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You are right, there are not many books on MCF in a Riemannian manifolds. There are basically two reasons: (1) Not much is known in the general case. One early result was given by G. Huisken, which says that if the curvature of the ambient space is pinched and the initial embedding is convex, then the MCF shrinks to a round point (This is a generalization ...

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I'll denote the Laplace transforms of variables by the corresponding capital letter: for instance, the Laplace transform of $g\left(x,t\right)$ is $G\left(x,s\right)$. The Laplace transform of the system of PDEs is: $$(1')\space\space sG+v\frac{\partial G}{\partial x}=-k_1\left(G-H\right)$$ $$(2')\space\space sH = k_2\left(G-H\right)$$ Solve (2') for $H$: ...

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For part b) we take $u=\sqrt{a}v$ and calculate $$\Delta u = \nabla\cdot(\nabla(\sqrt{a}v)) = \nabla \cdot \left(\frac{v\nabla a + 2 a\nabla v}{2\sqrt{a}}\right) = \\ \frac{1}{2\sqrt{a}}\nabla \cdot \left(v\nabla a \right) + \frac{1}{2\sqrt{a}}\nabla \cdot \left(2a\nabla v \right) + (v\nabla a + 2 a\nabla v)\cdot \nabla\left(\frac{1}{2\sqrt{a}}\right)$$ ...

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It should probably be $\frac{\partial^2f}{\partial x\partial y}(0,0)$ and $\frac{\partial^2f}{\partial y\partial x}(0,0)$. You should check your book (or other material or instructor) for notation conventions as they vary from source to source. In some contexts derivatives with $d$, $\partial$ and $D$ mean the same thing, sometimes not. For example, you ...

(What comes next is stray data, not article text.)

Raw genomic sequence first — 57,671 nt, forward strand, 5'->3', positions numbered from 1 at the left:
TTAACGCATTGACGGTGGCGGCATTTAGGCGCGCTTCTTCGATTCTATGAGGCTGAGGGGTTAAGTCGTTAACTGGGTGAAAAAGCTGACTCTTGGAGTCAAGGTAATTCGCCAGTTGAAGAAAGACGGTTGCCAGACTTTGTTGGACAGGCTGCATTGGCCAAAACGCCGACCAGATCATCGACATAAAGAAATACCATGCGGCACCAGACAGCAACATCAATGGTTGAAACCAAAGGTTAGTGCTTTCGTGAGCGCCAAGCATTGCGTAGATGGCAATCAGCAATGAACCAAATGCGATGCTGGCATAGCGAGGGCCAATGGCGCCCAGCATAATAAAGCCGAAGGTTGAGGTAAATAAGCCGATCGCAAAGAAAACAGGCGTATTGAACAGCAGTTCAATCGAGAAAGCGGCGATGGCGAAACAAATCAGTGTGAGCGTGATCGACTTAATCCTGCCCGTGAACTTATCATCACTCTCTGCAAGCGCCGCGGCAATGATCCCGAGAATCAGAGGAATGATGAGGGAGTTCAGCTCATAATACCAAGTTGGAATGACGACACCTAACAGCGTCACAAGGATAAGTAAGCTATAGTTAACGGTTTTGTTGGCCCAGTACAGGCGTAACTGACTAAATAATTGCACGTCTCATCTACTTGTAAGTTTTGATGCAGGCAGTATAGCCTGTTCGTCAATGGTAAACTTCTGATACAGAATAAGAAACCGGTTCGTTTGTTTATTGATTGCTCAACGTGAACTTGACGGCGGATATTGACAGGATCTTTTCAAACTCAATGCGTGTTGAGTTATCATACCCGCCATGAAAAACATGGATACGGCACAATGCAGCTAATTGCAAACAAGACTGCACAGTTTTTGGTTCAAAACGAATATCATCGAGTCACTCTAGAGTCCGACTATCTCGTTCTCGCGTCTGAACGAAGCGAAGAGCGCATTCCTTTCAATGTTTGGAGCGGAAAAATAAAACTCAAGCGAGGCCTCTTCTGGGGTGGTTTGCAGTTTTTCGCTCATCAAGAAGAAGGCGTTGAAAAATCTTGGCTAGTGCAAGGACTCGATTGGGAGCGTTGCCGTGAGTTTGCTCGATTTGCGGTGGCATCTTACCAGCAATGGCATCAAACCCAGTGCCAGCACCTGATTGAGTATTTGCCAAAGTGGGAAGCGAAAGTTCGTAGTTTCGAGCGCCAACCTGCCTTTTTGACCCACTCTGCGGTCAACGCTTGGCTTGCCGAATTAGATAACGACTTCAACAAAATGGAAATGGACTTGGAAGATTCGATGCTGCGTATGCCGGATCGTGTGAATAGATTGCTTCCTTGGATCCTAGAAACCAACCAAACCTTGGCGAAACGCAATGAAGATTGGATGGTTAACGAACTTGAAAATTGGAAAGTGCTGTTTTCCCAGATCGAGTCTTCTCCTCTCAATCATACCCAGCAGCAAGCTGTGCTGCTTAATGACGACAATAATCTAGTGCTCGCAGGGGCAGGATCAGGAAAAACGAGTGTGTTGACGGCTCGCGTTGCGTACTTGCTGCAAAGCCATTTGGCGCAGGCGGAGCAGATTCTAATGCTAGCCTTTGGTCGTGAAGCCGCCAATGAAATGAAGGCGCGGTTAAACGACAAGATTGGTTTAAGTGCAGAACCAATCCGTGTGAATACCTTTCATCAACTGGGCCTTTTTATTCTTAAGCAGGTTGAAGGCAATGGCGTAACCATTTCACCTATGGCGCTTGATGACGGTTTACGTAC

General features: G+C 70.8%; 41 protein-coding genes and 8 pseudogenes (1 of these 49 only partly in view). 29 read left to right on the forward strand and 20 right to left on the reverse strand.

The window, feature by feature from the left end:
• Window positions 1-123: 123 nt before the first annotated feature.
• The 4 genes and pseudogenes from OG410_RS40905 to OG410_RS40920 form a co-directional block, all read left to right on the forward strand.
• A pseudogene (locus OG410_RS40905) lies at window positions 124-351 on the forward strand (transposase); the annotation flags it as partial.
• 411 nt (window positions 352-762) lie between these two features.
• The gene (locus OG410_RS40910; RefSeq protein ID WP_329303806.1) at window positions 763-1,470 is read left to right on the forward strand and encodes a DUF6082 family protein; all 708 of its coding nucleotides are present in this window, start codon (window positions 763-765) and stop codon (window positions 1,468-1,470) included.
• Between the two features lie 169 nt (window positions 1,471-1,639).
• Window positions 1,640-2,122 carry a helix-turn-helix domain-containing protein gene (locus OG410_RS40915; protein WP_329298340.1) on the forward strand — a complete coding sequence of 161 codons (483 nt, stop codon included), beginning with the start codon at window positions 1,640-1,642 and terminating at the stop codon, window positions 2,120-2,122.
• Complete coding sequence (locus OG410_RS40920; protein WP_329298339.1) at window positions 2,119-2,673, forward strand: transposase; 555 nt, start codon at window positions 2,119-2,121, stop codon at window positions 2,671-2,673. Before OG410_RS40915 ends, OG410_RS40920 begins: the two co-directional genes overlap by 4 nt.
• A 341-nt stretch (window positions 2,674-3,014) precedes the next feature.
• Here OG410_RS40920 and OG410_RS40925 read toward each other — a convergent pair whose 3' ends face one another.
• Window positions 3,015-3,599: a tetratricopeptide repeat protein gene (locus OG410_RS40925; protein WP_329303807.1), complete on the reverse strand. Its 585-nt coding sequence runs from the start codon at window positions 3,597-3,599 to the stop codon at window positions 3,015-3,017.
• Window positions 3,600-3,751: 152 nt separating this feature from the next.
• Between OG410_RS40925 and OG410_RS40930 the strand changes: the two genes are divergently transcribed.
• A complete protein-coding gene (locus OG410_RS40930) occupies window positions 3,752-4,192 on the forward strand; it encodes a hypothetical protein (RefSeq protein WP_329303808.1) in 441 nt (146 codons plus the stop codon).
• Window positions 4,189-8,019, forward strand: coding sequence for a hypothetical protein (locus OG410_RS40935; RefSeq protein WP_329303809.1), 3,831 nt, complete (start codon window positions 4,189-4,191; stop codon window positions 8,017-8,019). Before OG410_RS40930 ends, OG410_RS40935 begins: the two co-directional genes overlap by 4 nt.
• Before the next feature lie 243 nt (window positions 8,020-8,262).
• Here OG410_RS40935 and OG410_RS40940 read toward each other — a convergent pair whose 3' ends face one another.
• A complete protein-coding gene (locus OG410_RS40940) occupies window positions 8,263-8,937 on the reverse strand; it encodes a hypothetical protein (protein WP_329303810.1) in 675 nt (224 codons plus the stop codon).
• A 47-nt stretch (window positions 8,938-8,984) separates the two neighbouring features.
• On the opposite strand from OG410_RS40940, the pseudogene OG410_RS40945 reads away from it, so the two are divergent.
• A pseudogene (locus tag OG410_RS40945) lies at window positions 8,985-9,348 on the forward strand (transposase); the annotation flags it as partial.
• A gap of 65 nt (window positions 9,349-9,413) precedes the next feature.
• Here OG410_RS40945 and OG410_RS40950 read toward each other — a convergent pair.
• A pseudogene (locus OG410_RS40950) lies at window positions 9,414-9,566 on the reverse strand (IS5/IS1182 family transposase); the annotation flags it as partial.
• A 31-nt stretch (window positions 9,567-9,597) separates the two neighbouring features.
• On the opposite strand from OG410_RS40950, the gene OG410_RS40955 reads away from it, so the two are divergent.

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Yes, it would be correct to say that an elliptic boundary value problem always has an underlying elliptic PDE. However, I should warn you that the Wikipedia article Elliptic partial differential equation considers only second-order linear equations in nondivergence form. Ellipticity is defined differently for divergence and non-divergence type linear ...

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It seems you might be working with Evans' book on PDE, and if you've never encountered multivariable calculus before, it might be a good idea to start with that first. Take a simple example: $f(x,y) : \mathbb{R}^2 \rightarrow \mathbb{R}$. Here, $N = 2$. Then $Df = (f_x(x,y), f_y(x,y))$, where $f_x := \frac{\partial f}{\partial x}$, and ditto for $f_y$. ...

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This question need the change variables formula, the degree is actually the cardinal of $u^{-1}(x_0)$, so we have to discuss whether $Du$ is invertible near each of this point. Then change variable to $y=u(x)$.

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We have \begin{align} w^2 Dv &= w^2 D(u/w) \\ &= w^2 \left(\frac{w Du - u Dw}{w^2} \right) \\ &=wDu-uDw. \end{align} So \begin{align} D \cdot (w^2 Dv) &= D \cdot (w Du-uDw) \\ &= w \Delta u-u \Delta w \\ &= w(cu)-u(cw) \\ &=0. \end{align} Thus, $-\operatorname{div}(w^2 Dv)=0$.